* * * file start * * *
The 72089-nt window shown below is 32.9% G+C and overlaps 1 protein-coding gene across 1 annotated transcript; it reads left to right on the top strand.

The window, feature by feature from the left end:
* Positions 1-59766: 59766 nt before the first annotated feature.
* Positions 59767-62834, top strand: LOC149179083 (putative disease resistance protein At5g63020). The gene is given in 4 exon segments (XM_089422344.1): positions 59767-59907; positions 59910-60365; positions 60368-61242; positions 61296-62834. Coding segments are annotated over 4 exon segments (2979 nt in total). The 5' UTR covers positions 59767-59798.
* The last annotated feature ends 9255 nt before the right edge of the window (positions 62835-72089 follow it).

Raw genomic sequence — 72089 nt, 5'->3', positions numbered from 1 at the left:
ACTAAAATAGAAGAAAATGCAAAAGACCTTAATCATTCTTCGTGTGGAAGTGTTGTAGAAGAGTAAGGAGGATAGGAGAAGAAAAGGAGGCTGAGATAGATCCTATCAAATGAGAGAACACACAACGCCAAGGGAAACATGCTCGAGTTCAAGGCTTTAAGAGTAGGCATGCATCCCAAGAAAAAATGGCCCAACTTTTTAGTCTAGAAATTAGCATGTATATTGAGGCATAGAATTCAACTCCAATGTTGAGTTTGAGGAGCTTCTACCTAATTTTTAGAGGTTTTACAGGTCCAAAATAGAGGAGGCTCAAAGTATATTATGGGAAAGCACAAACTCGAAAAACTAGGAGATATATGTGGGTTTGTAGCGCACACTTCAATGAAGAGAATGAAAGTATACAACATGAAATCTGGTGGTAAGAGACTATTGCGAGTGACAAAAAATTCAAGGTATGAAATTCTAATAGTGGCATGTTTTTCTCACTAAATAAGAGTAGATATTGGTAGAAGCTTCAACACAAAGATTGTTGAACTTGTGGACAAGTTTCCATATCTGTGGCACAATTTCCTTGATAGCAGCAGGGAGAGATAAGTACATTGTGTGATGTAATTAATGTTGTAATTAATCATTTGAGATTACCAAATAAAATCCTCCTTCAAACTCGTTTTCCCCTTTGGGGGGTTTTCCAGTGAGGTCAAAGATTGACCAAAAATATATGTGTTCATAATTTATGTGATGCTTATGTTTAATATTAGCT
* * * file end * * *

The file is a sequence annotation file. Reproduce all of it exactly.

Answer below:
The 72089-nt window shown below is 32.9% G+C and overlaps 1 protein-coding gene across 1 annotated transcript; it reads left to right on the top strand.

The window, feature by feature from the left end:
* Positions 1-59766: 59766 nt before the first annotated feature.
* Positions 59767-62834, top strand: LOC149179083 (putative disease resistance protein At5g63020). The gene is given in 4 exon segments (XM_089422344.1): positions 59767-59907; positions 59910-60365; positions 60368-61242; positions 61296-62834. Coding segments are annotated over 4 exon segments (2979 nt in total). The 5' UTR covers positions 59767-59798.
* The last annotated feature ends 9255 nt before the right edge of the window (positions 62835-72089 follow it).

Raw genomic sequence — 72089 nt, 5'->3', positions numbered from 1 at the left:
ACTAAAATAGAAGAAAATGCAAAAGACCTTAATCATTCTTCGTGTGGAAGTGTTGTAGAAGAGTAAGGAGGATAGGAGAAGAAAAGGAGGCTGAGATAGATCCTATCAAATGAGAGAACACACAACGCCAAGGGAAACATGCTCGAGTTCAAGGCTTTAAGAGTAGGCATGCATCCCAAGAAAAAATGGCCCAACTTTTTAGTCTAGAAATTAGCATGTATATTGAGGCATAGAATTCAACTCCAATGTTGAGTTTGAGGAGCTTCTACCTAATTTTTAGAGGTTTTACAGGTCCAAAATAGAGGAGGCTCAAAGTATATTATGGGAAAGCACAAACTCGAAAAACTAGGAGATATATGTGGGTTTGTAGCGCACACTTCAATGAAGAGAATGAAAGTATACAACATGAAATCTGGTGGTAAGAGACTATTGCGAGTGACAAAAAATTCAAGGTATGAAATTCTAATAGTGGCATGTTTTTCTCACTAAATAAGAGTAGATATTGGTAGAAGCTTCAACACAAAGATTGTTGAACTTGTGGACAAGTTTCCATATCTGTGGCACAATTTCCTTGATAGCAGCAGGGAGAGATAAGTACATTGTGTGATGTAATTAATGTTGTAATTAATCATTTGAGATTACCAAATAAAATCCTCCTTCAAACTCGTTTTCCCCTTTGGGGGGTTTTCCAGTGAGGTCAAAGATTGACCAAAAATATATGTGTTCATAATTTATGTGATGCTTATGTTTAATATTAGCT